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Review: David Bromberg, Use Me

David Bromberg
Use Me
[Appleseed (2011)]

A feeling of authenticity lies at the heart of everything that David Bromberg has ever recorded. Whether it’s blues, R&B, country, bluegrass, rock, or Celtic music, the Philadelphia-born former student of Reverend Gary Davis has made everything sound real. With his latest outing, Use Me, Bromberg returns to his first love as an ex-session player, using his unique gifts to bring other people’s musical vision to life. Though each tune is handed over to a different musician or band and producer, Bromberg’s straight-from-the-gut persona and masterful guitar picking bring cohesiveness to the collection.

David Bromberg (photo by Craig Harris)

Kicking off with a blues-shuffling, B-3 organ and horn-driven Bromberg original, “Tongue,” featuring Levon Helm on drums and produced by Larry Campbell, the CD goes on to include collaborations with John Hiatt (“Ride On Out A Ways”), Tim O’Brien (“Blue Is Falling”), Mac “Dr. John” Rebennack (“You Don’t Wanna Make Me Mad’), and Vince Gill (“Lookout Mountain Girl”). An extremely soulful rendition of Brook Benton’s “It’s Just A Matter Of Time,” produced by Linda Ronstadt, features backup harmonies by Ronstadt; Laurie Lewis; and Bromberg’s wife, Nancy Jacobson (of The Angel Band). A cover of Gus Cannon’s jug band classic, “Bring It With You When You Come” (aka “Wild About Your Loving”), arranged by Helm and produced by Campbell, connects the CD to early musical roots, while a rendition of Keb’ Mo’s bluesy condemnation of the Earth’s junky-like dependency on oil, “Diggin’ In The Deep Blue Sea.” Los Lobos add their accordion-driven, Chicano sound to David Hidalgo’s waltz, “The Long Goodbye,” while guitarist Jimmy Herring and Widespread Panic soak the reminiscent “Old Neighborhood” in jam band funk.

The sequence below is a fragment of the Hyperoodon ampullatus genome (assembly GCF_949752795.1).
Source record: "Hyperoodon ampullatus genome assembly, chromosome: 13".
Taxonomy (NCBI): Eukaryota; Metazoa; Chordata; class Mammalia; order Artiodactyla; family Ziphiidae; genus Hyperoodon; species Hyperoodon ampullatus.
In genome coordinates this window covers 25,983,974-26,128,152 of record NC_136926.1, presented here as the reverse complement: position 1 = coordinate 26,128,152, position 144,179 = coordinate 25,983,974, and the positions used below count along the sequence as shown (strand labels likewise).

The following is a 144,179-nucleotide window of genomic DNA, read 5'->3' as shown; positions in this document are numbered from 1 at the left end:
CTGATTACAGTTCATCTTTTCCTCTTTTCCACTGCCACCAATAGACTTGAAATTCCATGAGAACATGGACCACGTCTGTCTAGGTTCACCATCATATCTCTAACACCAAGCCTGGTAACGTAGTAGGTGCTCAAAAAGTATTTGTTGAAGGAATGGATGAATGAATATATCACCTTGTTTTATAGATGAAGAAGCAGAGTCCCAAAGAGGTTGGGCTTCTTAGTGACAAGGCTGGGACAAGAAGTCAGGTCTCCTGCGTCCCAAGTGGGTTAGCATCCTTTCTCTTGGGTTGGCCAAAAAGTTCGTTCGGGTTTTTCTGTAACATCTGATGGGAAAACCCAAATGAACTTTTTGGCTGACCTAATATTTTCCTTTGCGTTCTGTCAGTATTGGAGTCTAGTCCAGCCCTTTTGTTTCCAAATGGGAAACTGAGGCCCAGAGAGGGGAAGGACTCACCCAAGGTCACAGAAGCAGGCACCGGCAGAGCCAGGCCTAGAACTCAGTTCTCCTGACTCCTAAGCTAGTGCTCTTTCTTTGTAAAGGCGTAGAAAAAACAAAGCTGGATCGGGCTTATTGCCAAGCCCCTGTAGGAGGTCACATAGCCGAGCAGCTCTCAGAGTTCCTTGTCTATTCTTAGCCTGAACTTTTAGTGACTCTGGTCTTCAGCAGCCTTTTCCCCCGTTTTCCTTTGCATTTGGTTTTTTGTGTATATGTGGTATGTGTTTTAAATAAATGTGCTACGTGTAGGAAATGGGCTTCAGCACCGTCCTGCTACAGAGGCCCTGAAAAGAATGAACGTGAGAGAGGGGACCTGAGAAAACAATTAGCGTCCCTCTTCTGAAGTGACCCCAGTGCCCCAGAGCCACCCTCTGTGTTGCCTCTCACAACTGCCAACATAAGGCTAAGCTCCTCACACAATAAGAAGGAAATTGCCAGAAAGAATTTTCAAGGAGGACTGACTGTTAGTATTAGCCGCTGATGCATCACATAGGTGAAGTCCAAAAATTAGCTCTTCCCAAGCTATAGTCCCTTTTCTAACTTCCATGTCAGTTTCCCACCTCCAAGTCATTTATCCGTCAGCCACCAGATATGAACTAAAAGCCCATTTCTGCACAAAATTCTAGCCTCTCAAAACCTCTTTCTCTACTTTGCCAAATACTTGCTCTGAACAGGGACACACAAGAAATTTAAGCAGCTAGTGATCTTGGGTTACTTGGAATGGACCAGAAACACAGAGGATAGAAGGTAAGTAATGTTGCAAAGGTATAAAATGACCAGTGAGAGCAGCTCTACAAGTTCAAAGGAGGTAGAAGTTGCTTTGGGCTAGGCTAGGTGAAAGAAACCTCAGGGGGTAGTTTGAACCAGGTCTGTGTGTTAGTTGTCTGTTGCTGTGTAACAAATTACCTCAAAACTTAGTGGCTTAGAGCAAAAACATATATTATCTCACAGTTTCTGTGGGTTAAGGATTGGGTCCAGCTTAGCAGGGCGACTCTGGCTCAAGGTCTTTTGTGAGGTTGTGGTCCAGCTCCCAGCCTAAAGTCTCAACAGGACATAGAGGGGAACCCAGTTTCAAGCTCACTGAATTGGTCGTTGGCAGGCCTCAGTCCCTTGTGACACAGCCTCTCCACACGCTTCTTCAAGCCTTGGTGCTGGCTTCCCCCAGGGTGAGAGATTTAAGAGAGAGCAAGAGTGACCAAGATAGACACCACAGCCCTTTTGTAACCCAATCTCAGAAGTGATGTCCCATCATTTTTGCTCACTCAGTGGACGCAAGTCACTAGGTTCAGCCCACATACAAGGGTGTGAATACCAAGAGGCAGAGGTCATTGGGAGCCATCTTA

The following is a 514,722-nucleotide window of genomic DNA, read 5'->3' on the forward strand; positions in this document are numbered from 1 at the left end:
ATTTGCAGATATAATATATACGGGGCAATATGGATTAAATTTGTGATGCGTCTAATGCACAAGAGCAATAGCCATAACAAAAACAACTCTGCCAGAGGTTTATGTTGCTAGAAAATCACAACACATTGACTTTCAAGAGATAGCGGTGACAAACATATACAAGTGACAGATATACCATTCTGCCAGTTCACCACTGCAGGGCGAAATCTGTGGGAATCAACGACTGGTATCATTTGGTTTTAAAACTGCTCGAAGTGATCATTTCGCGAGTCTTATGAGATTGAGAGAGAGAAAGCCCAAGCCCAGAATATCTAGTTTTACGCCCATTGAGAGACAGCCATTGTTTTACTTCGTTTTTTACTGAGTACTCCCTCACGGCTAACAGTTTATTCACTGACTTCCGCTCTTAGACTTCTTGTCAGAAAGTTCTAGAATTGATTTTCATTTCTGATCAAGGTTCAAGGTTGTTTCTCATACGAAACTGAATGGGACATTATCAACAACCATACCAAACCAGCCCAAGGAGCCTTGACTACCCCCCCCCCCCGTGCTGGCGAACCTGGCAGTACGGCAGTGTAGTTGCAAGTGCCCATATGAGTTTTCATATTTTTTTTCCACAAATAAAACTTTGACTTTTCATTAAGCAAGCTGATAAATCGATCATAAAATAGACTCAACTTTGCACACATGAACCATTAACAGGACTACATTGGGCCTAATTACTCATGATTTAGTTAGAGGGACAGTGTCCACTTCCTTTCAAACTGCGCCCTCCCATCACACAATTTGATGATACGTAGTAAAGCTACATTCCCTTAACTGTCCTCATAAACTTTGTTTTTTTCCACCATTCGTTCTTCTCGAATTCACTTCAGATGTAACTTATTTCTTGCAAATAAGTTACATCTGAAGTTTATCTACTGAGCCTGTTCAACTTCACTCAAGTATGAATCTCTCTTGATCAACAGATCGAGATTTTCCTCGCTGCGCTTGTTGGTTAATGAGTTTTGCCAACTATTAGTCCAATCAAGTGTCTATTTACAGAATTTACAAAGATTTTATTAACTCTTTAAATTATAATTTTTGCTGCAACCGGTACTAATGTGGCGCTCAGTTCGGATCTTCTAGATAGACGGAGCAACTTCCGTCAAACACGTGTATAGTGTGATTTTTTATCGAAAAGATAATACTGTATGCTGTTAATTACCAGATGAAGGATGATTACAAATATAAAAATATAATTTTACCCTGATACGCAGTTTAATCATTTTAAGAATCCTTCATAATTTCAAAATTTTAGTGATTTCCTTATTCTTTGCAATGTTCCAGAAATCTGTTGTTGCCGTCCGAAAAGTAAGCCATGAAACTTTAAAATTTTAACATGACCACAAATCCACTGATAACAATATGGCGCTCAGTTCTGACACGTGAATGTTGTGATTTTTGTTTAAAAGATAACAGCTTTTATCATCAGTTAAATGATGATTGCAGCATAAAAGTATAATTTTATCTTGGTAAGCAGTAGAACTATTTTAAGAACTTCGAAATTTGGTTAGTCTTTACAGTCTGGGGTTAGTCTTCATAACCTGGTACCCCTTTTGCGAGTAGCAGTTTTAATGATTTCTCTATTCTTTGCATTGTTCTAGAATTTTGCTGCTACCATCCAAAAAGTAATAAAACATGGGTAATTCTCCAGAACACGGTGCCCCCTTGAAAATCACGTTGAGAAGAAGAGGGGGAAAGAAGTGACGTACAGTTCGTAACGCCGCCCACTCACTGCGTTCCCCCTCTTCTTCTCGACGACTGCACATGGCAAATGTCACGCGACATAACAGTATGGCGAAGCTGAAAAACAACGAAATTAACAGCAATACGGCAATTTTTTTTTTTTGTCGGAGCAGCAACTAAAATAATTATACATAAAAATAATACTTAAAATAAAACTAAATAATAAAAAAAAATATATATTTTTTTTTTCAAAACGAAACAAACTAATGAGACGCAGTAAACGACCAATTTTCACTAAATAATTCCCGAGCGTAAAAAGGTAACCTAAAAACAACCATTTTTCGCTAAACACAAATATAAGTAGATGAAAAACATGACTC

—Craig Harris (Chicopee, MA)

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One comment on “Review: David Bromberg, Use Me

  1. […] A who’s who collection of musicians, including Levon Helm, John Hiatt, Dr. John, Los Lobos, Widespread Panic, Linda Ronstadt, Keb’ Mo’, and Vince Gill, were each invited to choose a song and produce a track, but it’s David Bromberg’s blues-tinged singing and masterful guitar picking that makes each tune on Use Me his own. [Full Driftwood review.] […]

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